You thought all of these would be fiction didn’t you? Well, this one turns out to be true in most applications. Notice we said most applications. While some exceptions to this rule can be found, the majority of times this rule does apply – don’t use synthetic motor oils in old engines with original seals.

When we say old engines, we mean engines that were built before 1992. Synthetic base oils are not compatible with many of the traditional seal materials, and even with “seal conditioner” additives, synthetic oils are harder on traditional seal materials than conventional oils. To avoid leaking seals, avoid very light synthetic motor oils in older engines. The low viscosity and resulting free flowing nature of the synthetic makes it easier for the oil to find a leak path. Higher-viscosity oils tend to leak less. Thus, most old-school hot rodders use thicker-viscosity conventional oils like a 15W-50 or 20W-50 in their engines.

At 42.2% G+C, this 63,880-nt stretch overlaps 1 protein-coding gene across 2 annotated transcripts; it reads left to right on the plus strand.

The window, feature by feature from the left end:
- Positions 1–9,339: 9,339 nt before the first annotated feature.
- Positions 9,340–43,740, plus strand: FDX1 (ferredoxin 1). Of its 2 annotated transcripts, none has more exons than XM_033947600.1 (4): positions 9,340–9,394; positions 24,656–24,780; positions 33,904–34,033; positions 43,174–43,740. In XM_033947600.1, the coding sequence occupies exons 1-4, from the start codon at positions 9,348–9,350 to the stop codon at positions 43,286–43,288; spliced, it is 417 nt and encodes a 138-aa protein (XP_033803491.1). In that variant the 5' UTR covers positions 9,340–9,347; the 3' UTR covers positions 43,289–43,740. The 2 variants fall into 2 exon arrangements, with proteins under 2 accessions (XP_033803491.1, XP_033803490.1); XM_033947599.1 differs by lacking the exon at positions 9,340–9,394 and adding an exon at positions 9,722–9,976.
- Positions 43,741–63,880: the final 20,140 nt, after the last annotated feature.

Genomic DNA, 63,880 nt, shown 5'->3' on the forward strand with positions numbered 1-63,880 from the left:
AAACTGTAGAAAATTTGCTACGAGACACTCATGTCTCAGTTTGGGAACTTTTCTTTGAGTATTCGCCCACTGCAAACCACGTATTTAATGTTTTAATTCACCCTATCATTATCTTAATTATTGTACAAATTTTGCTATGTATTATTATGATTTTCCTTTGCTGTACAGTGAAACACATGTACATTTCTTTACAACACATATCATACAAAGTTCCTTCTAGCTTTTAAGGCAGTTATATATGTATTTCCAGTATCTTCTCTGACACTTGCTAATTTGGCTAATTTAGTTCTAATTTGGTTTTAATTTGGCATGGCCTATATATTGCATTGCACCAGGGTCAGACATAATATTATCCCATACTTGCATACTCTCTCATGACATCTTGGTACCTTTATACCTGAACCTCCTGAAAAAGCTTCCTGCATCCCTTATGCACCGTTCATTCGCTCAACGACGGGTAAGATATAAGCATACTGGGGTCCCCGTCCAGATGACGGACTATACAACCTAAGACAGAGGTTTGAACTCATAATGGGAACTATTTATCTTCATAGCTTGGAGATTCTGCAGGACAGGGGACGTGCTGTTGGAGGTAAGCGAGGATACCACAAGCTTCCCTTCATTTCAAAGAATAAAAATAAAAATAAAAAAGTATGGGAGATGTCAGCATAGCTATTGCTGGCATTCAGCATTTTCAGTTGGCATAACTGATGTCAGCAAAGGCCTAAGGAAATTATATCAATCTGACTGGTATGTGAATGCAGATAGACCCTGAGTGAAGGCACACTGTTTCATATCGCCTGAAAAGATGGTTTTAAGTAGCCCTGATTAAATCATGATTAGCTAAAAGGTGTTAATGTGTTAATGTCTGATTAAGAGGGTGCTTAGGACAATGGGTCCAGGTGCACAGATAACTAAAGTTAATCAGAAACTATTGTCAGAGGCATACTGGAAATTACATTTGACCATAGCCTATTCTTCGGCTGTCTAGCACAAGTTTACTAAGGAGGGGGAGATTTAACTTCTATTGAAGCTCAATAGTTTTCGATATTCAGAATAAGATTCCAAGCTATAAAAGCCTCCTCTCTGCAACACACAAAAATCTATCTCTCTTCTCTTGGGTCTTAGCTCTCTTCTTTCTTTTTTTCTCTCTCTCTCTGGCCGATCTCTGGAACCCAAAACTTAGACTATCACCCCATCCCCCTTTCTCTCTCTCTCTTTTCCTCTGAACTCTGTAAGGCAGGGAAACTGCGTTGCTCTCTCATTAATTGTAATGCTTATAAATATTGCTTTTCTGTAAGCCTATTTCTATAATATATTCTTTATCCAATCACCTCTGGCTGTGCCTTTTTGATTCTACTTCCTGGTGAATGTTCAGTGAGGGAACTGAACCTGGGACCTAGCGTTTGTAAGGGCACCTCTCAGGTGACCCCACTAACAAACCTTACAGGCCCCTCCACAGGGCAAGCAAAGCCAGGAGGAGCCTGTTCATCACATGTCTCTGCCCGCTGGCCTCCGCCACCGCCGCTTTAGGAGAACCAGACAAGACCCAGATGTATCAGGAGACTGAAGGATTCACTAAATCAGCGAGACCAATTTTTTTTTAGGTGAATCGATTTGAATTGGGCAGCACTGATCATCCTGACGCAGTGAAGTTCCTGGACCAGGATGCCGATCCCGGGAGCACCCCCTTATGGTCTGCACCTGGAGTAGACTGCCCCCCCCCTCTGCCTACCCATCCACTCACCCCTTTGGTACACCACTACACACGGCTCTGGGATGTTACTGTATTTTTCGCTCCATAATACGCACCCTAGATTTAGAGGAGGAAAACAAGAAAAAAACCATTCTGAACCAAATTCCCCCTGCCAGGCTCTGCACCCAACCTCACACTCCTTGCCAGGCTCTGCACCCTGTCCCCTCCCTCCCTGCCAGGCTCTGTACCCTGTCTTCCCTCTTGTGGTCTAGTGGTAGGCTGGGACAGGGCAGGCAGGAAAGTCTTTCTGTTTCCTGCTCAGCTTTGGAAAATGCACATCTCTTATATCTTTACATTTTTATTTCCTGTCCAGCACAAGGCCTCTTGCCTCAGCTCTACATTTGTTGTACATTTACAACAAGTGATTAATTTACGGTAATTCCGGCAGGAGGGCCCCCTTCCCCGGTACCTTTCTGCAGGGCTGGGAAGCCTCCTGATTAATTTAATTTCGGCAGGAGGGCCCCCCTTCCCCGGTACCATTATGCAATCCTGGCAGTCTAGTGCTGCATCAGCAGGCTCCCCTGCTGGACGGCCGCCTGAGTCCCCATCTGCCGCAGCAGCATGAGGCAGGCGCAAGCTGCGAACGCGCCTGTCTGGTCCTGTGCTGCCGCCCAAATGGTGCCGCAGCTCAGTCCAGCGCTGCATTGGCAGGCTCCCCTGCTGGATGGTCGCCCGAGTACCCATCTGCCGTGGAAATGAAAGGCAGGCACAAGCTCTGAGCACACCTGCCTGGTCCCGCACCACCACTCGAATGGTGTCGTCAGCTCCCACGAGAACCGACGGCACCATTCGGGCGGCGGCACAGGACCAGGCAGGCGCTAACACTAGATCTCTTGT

Modern engines and modern seal materials are designed to be compatible with synthetic motor oils. This is so you can use a synthetic in a freshly rebuilt Small Block Chevy for your 1969 Camaro. If you have a ‘69 Camaro with the original seals though, then you should use a conventional oil. Now if you also happen to have a 2013 Camaro, you should use a synthetic motor oil in that engine.

Hopefully all of this puts to bed any worries or fears related to any myths you’ve heard about oil. More importantly, we hope you now see the importance of selecting the proper type of oil for the needs of a specific application. Just like a tailored suit fits the person it was tailored to better than an off-the-rack suit, application-specific formulas provide a better fit for the unique needs of performance enthusiasts than off-the-shelf motor oils.